George R.R. Martin reveals the climate change lesson from Game of Thrones

"Climate change should be the number one priority for any politician," says best-selling author.

George R.R. Martin Writer/Co-Executive Producer attends HBO's "Game Of Thrones" Season 5 San Francisco Premiere, March 23, 2015. CREDIT: Steve Jennings/WireImage
George R.R. Martin Writer/Co-Executive Producer attends HBO's "Game Of Thrones" Season 5 San Francisco Premiere, March 23, 2015. CREDIT: Steve Jennings/WireImage

The author of the “Game of Throne” books that became a hit HBO series told the New York Times this week that, yes, his work has “a great parallel” to modern day climate change.

Pundits and fans alike have long argued that Martin’s fantasy epic is a climate change metaphor or parable since a major theme is that the climate is about to change for the worse in a way that endangers everyone.

Even Reuters weighed in a few years ago with an article asking “Is ‘Game of Thrones’ aiding the global debate on climate change?

But Martin has rarely talked about the metaphor. In a 2013 Al Jazeera America interview, Martin did explain that a recurring theme in world history is “people being so consumed by their petty struggles for power … they’re blind to the much greater and more dangerous threats.”


He added briefly that “climate change … is something that can wipe out the human race. So, I wanted to do an analogue with the work, not specifically to the modern-day thing but as a general thing”.

But in a new Q&A with New York Times reporters published on Oct. 16, Martin offers his longest answer to date on the subject of whether he agrees with those who say “Game of Thrones” is “a perfect metaphor for understanding climate change.”

Martin notes that “It’s kind of ironic because I started writing ‘Game of Thrones’ all the way back in 1991, long before anybody was talking about climate change.”

He then adds that the “parallel” is that his characters “are fighting their individual battles over power and status and wealth. And those are so distracting [for] them that they’re ignoring the threat of ‘winter is coming,’ which has the potential to destroy all of them and to destroy their world.”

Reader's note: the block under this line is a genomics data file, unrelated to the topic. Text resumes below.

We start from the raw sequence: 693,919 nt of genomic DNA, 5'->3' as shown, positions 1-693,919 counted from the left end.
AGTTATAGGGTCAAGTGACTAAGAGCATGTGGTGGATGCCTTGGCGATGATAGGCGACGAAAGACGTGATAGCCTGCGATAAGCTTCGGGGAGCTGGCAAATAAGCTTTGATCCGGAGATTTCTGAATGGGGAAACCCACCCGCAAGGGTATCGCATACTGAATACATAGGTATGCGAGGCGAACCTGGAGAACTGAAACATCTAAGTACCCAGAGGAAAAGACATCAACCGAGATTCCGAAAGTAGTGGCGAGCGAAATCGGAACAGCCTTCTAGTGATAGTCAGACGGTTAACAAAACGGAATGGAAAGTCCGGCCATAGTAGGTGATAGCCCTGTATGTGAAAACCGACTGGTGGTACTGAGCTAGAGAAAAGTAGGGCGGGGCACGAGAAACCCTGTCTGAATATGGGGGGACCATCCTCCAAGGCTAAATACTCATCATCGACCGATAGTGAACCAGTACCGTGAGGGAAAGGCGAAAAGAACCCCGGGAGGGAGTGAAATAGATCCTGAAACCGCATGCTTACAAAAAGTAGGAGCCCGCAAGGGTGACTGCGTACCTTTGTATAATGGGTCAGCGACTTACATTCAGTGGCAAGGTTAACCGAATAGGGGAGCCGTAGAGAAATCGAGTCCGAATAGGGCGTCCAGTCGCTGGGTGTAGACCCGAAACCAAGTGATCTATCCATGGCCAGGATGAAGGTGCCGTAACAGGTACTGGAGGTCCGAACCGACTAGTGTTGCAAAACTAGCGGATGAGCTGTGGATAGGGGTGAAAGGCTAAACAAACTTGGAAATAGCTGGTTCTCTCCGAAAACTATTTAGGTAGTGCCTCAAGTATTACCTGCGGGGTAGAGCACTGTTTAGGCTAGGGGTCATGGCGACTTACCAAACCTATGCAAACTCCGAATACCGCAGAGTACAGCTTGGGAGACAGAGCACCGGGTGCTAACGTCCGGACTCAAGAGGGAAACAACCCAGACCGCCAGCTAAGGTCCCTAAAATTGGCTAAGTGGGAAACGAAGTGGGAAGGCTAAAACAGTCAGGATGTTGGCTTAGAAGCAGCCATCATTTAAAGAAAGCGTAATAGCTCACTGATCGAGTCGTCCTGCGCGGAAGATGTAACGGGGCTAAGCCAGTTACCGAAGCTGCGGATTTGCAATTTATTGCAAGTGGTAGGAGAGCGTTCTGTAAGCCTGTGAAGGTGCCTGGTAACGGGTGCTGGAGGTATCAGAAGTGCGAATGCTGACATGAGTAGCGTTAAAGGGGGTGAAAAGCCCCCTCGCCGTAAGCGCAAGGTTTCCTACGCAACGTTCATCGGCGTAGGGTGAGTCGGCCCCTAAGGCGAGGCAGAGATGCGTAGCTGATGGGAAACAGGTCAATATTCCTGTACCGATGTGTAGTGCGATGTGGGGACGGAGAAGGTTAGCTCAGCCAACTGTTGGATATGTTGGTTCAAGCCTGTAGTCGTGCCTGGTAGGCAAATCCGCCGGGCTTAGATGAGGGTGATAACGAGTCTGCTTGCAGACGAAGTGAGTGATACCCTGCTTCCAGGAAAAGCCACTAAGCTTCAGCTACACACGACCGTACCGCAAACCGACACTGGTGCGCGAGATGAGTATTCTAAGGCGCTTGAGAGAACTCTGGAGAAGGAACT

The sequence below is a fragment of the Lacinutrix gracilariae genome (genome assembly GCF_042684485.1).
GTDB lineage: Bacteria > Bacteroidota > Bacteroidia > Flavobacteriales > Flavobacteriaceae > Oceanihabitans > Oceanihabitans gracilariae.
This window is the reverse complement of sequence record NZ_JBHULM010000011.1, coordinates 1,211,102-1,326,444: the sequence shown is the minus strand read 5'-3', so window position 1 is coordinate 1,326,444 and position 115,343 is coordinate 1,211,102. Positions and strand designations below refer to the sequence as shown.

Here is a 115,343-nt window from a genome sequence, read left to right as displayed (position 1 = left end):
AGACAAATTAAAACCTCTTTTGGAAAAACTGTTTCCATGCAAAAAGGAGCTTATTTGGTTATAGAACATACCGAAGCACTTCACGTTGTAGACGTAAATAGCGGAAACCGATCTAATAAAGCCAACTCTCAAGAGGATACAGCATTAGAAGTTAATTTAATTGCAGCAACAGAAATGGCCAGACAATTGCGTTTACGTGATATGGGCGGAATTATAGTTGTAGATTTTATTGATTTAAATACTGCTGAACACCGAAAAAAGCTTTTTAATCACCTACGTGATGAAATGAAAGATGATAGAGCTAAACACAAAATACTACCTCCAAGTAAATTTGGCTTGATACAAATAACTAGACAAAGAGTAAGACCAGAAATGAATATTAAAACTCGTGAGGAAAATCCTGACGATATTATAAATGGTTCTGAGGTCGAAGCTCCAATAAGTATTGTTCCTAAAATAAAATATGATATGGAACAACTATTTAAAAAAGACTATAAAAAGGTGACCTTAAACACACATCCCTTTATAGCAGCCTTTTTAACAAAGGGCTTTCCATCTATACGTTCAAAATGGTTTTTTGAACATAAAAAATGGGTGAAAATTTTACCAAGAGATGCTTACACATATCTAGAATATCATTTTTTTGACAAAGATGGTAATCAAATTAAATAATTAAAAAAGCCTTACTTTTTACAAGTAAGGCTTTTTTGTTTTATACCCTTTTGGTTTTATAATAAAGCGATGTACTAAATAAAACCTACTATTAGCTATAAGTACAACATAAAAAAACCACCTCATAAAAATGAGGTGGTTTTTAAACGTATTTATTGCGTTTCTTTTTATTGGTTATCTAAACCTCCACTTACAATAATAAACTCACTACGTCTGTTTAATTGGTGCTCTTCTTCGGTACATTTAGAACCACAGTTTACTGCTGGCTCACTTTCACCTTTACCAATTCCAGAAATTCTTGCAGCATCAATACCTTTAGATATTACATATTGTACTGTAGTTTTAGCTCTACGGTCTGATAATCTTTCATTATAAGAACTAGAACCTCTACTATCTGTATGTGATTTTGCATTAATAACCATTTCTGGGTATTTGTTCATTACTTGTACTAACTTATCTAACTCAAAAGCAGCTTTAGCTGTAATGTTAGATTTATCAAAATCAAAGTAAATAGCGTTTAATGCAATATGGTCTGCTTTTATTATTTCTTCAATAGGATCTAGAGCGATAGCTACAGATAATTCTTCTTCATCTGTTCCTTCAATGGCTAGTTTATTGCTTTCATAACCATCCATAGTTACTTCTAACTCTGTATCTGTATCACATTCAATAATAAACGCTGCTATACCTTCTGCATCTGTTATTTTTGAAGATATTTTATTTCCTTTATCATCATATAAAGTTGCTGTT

Martin expands on this point:

And there is a great parallel there to, I think, what I see this planet doing here, where we’re fighting our own battles. We’re fighting over issues, important issues, mind you — foreign policy, domestic policy, civil rights, social responsibility, social justice. All of these things are important. But while we’re tearing ourselves apart over this and expending so much energy, there exists this threat of climate change, which, to my mind, is conclusively proved by most of the data and 99.9 percent of the scientific community. And it really has the potential to destroy our world.

Yes, he says, we should worry about all of these different social and political issues. “But none of them are important if, like, we’re dead and our cities are under the ocean. So really, climate change should be the number one priority for any politician who is capable of looking past the next election. But unfortunately, there are only a handful of those.”


And President Donald Trump isn’t one of them. Indeed, in his most recent interview, Trump accused climate scientists of “having a political agenda” and then actually asserted that while he agrees the climate is changing, “it could very well go back” to a period of stable or cooler temperatures.

But that couldn’t happen without exactly the kind of strong climate policies Trump opposes.

What kind of politician does Martin think President Donald Trump is? When New York Times op-ed columnist Maureen Dowd asks him which of his characters remind him most of Trump, he immediately leaps to the ruthlessly immoral teenage king Joffrey Baratheon.

“They have the same level of emotional maturity,” he said. “And Joffrey likes to remind everyone that he’s king. And he thinks that gives him the ability to do anything…. so, yeah, Joffrey is Trump.”